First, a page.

Sunday, May 02, 2010

Not the Real Shakespeare

Flavia has a post that makes me laugh. She recently went to see a Shakespeare comedy produced by a regional theater company, who staged it in modern dress, worked to keep the piece "accessible and appealing," and used some good, old-fashioned slapstick. In short, the production was straight out of the standard Shakespearean-performance playbook: faithful to the text but using costumes and set as an interpretive gloss. At the end of the evening Flavia overheard a number of other playgoers who had enjoyed themselves enormously but were under the impression that they'd seen an adaptation, rather than Shakespeare's play. After all, how could it be the "Real Shakespeare" if it's accessible and fun?

I've run into this many times over the years with modern-dress Shakespeare, which some people view as Not Shakespeare even when the language is unchanged and the story choices are enormously traditional. What I enjoy best about this misapprehension is the how people feel free to respond honestly to the play when they don't think it's Shakespeare's original, and become willing to talk about the parts they dislike. This can be especially hilarious when it comes from professional reviewers who haven't read the play for a long time. My favorite in that genre came from a reviewer who was absolutely furious that a director at the Goodman in Chicago had "added" a scene full of wise-cracking musicians to Romeo and Juliet, especially when it was "added" at such an inappropriate moment, just after Juliet has taken the potion that fakes her death! What was the director thinking? The answer, of course, can be found in any edition of the play, because it wasn't the director's addition: a glance at, say, a Pelican paperback of R&J would have cleared it up.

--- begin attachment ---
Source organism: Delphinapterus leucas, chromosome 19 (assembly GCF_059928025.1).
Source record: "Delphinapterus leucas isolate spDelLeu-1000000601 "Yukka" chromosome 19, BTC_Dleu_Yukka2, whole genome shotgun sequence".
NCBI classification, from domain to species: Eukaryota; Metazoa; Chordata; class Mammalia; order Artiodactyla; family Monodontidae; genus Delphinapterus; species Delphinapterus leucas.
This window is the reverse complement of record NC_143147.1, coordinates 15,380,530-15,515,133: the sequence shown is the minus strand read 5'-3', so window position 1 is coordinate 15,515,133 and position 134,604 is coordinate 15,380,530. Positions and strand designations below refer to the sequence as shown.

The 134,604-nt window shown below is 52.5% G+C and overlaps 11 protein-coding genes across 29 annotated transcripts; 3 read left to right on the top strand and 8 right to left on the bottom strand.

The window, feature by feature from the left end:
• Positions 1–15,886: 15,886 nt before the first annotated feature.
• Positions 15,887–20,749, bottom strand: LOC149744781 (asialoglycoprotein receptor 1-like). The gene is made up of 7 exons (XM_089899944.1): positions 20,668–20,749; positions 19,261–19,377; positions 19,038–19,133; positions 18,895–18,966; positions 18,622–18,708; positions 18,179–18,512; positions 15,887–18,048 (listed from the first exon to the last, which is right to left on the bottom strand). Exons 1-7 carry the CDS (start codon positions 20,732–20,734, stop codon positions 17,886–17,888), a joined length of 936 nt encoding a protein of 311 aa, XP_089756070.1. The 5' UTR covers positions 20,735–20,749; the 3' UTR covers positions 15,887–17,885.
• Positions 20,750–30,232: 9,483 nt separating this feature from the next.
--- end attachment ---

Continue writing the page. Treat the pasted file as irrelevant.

Years ago, after the credits for Baz Luhrmann's Romeo + Juliet had finished crawling by, one of the friends I'd seen it with stood up in disgust. "I really hated what they did to Juliet's family," she said. "They're so much worse than Romeo's family."

"But that's how it is in the play," I said.

"That much worse?" my friend replied.

The answer, although I didn't voice it, is "yeah." Romeo's mother is barely in the play, with fewer lines than it takes Mercutio to clear his throat. And since Romeo's parents never actually come face to face with their son, they don't get the kind of quality time that the Capulets spend forcing their daughter into an arranged marriage and threatening her with beatings. But the point isn't whether my friend was right or wrong; it's that she only felt free to express herself when she thought the storytelling choices belonged to someone else. My friend thought that Shakespeare's development of those characters was lame, and maybe she's right. But it was only okay to say it when she had someone else to blame.

The Real Shakespeare turns out to be an extraordinarily slippery cat. When something in his scripts rubs the audience the wrong way, somebody must have changed things without permission, because the Real Shakespeare never makes mistakes. (The actors have screwed it up again!) But on the other hand, if you enjoy yourself too much in the audience, like Flavia's new friends did, that can't be the Real Shakespeare either. How could the Greatest Poet Ever be so damned silly? I guess the obvious conclusion is that the Real Shakespeare was artistically infallible, but also sucked. It's up to those rascally actors to spoil everything, and play his comedies for laughs.